“What kind of story do you want?”
American Fable signals the arrival of an exciting new filmmaker, Anne Hamilton. Having worked as an intern on Terrence Malick’s Tree of Life, Hamilton comes out swinging with her feature debut, conjuring up a gorgeous, dreamy modern fairy tale. While the entire narrative isn’t quite up to the task of matching Hamilton’s stunning direction, it gives one hope for the filmmakers future work.
Reminiscent of Pan’s Labyrinth and Beasts of the Southern Wild, American Fable is a glimpse at the real world through the eyes of an imaginative young girl. A mix of magical realism and midwestern folksiness, the film follows 11-year-old Gitty (played perfectly, with quiet introspection, by Peyton Kennedy). Gitty lives on a farm in the 1980s, when farmers were facing a Great Depression-level crisis. Gitty’s kind, down-to-earth father Abe (Kip Pardue) does his best to put on a brave face, but the family farm is in dire straits. What’s a struggling salt-of-the-earth type to do, but kidnap a banker (Richard Schiff) and keep him in an abandoned silo?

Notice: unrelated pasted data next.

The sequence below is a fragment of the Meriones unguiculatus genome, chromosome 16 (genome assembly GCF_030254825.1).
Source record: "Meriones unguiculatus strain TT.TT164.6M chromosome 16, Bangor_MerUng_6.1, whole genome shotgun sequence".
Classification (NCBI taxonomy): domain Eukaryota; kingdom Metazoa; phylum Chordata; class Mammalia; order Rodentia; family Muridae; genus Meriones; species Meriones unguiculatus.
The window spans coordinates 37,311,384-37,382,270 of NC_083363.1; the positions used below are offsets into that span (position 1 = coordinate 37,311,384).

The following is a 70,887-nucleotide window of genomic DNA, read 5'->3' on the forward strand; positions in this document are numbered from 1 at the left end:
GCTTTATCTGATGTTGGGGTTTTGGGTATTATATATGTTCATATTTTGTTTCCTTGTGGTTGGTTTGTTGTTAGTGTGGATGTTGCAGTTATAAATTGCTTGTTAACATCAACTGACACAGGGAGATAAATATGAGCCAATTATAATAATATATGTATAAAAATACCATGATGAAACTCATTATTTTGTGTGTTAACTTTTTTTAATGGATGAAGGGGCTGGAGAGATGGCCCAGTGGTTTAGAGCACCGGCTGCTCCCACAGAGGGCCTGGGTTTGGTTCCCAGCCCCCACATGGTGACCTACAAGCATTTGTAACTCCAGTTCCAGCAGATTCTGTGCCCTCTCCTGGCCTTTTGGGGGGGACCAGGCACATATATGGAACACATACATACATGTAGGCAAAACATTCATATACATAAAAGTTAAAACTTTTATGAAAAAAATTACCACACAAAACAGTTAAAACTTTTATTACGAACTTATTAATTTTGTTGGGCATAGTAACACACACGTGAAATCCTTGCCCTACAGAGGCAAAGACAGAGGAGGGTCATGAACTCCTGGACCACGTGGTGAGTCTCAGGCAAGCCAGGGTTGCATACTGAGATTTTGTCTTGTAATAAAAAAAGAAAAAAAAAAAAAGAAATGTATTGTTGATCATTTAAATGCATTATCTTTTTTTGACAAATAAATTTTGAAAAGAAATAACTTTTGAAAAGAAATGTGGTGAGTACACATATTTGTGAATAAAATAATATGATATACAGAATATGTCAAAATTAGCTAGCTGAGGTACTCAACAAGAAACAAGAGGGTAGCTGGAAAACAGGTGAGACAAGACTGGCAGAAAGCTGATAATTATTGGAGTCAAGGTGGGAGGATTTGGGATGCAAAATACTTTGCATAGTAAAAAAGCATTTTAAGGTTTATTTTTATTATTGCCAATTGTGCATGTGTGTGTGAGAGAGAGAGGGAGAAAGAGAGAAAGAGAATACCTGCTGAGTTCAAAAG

Gitty discovers and befriends the captive banker, and the two strike up a strange relationship, where Gitty brings the man gifts while he teachers her to play chess, yet all the while Gitty makes no move to free the man from his imprisonment.
Hamilton peppers the narrative with borderline-supernatural moments representing Gitty’s rich imagination, like a woman sporting a set of horns while riding a black horse. It’s a wonder to behold, but it doesn’t quite add up. One gets the sense that Hamilton, who also wrote the script, is a bit shaky when it comes to story and plot, and is instead content to let the silence tick out; to find the unspoken statements in between the words. In that regard, she seems to have taken a page from Malick.
Cinematographer Wyatt Garfield captures the Midwest landscape magnificently, with shots tinted in a off-yellow haze that recalls the lonely, quiet paintings of Andrew Wyeth. You can get lost in this movie, just as you can looking at a Wyeth piece — gazing at all that land, all that sky, and wondering how many people have crossed that landscape over time.
What American Fable lacks in storyline it more than makes up for with its imagery. You likely won’t be placing this film on your “Best of the Year” list, but I guarantee you’ll be itching to see what Anne Hamilton does next. Here’s hoping the filmmaker has a long, prosperous career to come.